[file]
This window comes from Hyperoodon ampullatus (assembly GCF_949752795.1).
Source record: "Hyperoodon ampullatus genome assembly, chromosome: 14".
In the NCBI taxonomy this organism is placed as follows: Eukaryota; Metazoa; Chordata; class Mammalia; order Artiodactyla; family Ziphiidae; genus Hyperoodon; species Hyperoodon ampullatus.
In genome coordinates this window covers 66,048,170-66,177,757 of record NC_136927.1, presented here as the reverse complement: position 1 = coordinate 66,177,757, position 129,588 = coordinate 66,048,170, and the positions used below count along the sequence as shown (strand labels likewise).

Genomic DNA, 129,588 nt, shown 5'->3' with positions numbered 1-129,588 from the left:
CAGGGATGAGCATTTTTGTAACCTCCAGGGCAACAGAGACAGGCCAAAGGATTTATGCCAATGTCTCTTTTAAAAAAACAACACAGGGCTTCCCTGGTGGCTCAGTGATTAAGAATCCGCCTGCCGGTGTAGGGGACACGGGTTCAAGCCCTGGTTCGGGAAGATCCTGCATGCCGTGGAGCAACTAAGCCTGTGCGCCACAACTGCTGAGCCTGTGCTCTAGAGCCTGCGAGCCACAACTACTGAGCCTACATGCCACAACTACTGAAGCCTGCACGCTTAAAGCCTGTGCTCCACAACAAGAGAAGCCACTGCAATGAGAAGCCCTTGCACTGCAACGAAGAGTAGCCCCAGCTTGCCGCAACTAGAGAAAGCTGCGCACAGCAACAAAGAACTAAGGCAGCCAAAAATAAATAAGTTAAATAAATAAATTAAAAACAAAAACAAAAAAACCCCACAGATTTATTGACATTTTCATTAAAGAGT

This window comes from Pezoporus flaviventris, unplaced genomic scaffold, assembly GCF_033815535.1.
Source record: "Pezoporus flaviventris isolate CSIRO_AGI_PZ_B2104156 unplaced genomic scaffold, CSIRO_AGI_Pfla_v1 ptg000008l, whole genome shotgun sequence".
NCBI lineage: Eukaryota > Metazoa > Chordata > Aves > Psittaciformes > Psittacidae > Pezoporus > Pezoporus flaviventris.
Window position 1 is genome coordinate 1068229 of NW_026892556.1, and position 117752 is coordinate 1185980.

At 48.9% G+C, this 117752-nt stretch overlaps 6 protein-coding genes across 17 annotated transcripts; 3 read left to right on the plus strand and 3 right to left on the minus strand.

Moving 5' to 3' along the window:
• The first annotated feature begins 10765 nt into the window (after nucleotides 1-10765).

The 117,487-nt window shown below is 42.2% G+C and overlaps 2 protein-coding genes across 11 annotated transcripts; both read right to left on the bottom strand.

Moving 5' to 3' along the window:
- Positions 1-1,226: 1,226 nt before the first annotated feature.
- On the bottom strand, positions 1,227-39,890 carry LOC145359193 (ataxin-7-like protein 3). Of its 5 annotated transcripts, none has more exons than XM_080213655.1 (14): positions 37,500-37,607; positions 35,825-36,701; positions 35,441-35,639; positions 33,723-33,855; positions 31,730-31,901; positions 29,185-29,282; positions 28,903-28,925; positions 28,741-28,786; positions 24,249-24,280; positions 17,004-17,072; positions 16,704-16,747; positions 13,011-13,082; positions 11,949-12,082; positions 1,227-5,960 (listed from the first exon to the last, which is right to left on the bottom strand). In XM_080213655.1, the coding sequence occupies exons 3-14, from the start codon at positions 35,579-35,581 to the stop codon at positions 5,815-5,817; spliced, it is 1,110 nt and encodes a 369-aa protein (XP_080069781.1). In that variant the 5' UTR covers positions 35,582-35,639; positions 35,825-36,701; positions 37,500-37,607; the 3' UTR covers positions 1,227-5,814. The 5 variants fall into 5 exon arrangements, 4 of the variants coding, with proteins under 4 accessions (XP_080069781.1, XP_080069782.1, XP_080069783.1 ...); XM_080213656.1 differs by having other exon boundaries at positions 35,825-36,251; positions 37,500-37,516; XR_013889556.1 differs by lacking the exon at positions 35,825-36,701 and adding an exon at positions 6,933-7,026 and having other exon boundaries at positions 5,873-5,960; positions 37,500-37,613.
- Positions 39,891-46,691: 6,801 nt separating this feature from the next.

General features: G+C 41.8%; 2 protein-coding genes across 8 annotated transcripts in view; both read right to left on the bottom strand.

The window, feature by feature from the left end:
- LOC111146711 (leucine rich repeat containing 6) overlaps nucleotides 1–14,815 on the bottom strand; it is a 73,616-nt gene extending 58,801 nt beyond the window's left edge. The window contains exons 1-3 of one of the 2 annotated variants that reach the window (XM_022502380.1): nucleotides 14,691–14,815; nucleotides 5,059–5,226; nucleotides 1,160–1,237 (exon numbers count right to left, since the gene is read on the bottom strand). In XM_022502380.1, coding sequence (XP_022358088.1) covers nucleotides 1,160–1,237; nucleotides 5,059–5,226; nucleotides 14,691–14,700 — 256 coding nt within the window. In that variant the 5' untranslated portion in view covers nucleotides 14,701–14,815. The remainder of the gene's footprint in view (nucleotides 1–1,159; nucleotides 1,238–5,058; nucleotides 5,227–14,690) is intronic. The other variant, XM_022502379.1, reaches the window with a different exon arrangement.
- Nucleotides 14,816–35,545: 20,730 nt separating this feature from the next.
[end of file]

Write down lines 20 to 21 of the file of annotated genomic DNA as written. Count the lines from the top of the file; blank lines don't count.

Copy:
The window, feature by feature from the left end:
- LOC111146711 (leucine rich repeat containing 6) overlaps nucleotides 1–14,815 on the bottom strand; it is a 73,616-nt gene extending 58,801 nt beyond the window's left edge. The window contains exons 1-3 of one of the 2 annotated variants that reach the window (XM_022502380.1): nucleotides 14,691–14,815; nucleotides 5,059–5,226; nucleotides 1,160–1,237 (exon numbers count right to left, since the gene is read on the bottom strand). In XM_022502380.1, coding sequence (XP_022358088.1) covers nucleotides 1,160–1,237; nucleotides 5,059–5,226; nucleotides 14,691–14,700 — 256 coding nt within the window. In that variant the 5' untranslated portion in view covers nucleotides 14,701–14,815. The remainder of the gene's footprint in view (nucleotides 1–1,159; nucleotides 1,238–5,058; nucleotides 5,227–14,690) is intronic. The other variant, XM_022502379.1, reaches the window with a different exon arrangement.